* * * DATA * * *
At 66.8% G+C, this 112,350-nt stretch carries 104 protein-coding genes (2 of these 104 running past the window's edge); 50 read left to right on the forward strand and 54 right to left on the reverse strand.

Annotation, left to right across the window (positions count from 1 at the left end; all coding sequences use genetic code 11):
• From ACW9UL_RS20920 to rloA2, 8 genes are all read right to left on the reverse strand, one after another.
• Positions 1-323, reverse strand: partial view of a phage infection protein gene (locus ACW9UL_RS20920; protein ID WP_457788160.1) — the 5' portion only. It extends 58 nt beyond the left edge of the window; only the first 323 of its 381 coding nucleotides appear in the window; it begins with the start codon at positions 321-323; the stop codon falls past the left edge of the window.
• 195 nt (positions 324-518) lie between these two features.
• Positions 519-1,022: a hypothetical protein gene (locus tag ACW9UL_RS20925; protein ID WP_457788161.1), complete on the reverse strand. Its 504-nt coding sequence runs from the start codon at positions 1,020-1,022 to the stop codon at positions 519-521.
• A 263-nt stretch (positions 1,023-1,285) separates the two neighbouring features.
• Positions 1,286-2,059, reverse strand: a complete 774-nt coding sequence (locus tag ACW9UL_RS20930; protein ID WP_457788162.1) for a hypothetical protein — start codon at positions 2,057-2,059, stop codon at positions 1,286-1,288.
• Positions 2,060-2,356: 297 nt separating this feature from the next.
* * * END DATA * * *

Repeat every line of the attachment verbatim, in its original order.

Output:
At 66.8% G+C, this 112,350-nt stretch carries 104 protein-coding genes (2 of these 104 running past the window's edge); 50 read left to right on the forward strand and 54 right to left on the reverse strand.

Annotation, left to right across the window (positions count from 1 at the left end; all coding sequences use genetic code 11):
• From ACW9UL_RS20920 to rloA2, 8 genes are all read right to left on the reverse strand, one after another.
• Positions 1-323, reverse strand: partial view of a phage infection protein gene (locus ACW9UL_RS20920; protein ID WP_457788160.1) — the 5' portion only. It extends 58 nt beyond the left edge of the window; only the first 323 of its 381 coding nucleotides appear in the window; it begins with the start codon at positions 321-323; the stop codon falls past the left edge of the window.
• 195 nt (positions 324-518) lie between these two features.
• Positions 519-1,022: a hypothetical protein gene (locus tag ACW9UL_RS20925; protein ID WP_457788161.1), complete on the reverse strand. Its 504-nt coding sequence runs from the start codon at positions 1,020-1,022 to the stop codon at positions 519-521.
• A 263-nt stretch (positions 1,023-1,285) separates the two neighbouring features.
• Positions 1,286-2,059, reverse strand: a complete 774-nt coding sequence (locus tag ACW9UL_RS20930; protein ID WP_457788162.1) for a hypothetical protein — start codon at positions 2,057-2,059, stop codon at positions 1,286-1,288.
• Positions 2,060-2,356: 297 nt separating this feature from the next.